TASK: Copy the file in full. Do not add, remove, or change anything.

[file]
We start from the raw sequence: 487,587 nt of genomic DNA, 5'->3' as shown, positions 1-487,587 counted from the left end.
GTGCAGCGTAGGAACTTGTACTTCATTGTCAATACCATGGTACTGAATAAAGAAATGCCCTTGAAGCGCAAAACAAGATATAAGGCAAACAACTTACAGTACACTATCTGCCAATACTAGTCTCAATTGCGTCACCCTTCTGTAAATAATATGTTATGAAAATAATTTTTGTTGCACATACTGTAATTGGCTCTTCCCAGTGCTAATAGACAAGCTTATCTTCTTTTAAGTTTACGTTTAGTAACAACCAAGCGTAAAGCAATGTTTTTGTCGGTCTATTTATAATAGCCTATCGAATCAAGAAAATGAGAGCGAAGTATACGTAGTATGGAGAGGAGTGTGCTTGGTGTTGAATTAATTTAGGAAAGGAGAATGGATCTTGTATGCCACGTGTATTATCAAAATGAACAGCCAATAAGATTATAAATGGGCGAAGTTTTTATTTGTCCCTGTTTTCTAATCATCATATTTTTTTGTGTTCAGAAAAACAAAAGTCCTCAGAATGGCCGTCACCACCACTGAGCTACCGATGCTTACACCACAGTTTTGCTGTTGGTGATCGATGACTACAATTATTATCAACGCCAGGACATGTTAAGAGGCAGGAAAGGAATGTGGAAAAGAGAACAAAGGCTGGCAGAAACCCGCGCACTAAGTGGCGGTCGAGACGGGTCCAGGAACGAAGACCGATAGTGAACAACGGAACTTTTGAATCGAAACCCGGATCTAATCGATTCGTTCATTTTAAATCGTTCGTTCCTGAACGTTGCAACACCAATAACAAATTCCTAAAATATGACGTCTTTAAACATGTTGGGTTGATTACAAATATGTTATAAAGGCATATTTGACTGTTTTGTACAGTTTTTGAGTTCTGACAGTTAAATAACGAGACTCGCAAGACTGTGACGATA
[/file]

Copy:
We start from the raw sequence: 487,587 nt of genomic DNA, 5'->3' as shown, positions 1-487,587 counted from the left end.
GTGCAGCGTAGGAACTTGTACTTCATTGTCAATACCATGGTACTGAATAAAGAAATGCCCTTGAAGCGCAAAACAAGATATAAGGCAAACAACTTACAGTACACTATCTGCCAATACTAGTCTCAATTGCGTCACCCTTCTGTAAATAATATGTTATGAAAATAATTTTTGTTGCACATACTGTAATTGGCTCTTCCCAGTGCTAATAGACAAGCTTATCTTCTTTTAAGTTTACGTTTAGTAACAACCAAGCGTAAAGCAATGTTTTTGTCGGTCTATTTATAATAGCCTATCGAATCAAGAAAATGAGAGCGAAGTATACGTAGTATGGAGAGGAGTGTGCTTGGTGTTGAATTAATTTAGGAAAGGAGAATGGATCTTGTATGCCACGTGTATTATCAAAATGAACAGCCAATAAGATTATAAATGGGCGAAGTTTTTATTTGTCCCTGTTTTCTAATCATCATATTTTTTTGTGTTCAGAAAAACAAAAGTCCTCAGAATGGCCGTCACCACCACTGAGCTACCGATGCTTACACCACAGTTTTGCTGTTGGTGATCGATGACTACAATTATTATCAACGCCAGGACATGTTAAGAGGCAGGAAAGGAATGTGGAAAAGAGAACAAAGGCTGGCAGAAACCCGCGCACTAAGTGGCGGTCGAGACGGGTCCAGGAACGAAGACCGATAGTGAACAACGGAACTTTTGAATCGAAACCCGGATCTAATCGATTCGTTCATTTTAAATCGTTCGTTCCTGAACGTTGCAACACCAATAACAAATTCCTAAAATATGACGTCTTTAAACATGTTGGGTTGATTACAAATATGTTATAAAGGCATATTTGACTGTTTTGTACAGTTTTTGAGTTCTGACAGTTAAATAACGAGACTCGCAAGACTGTGACGATA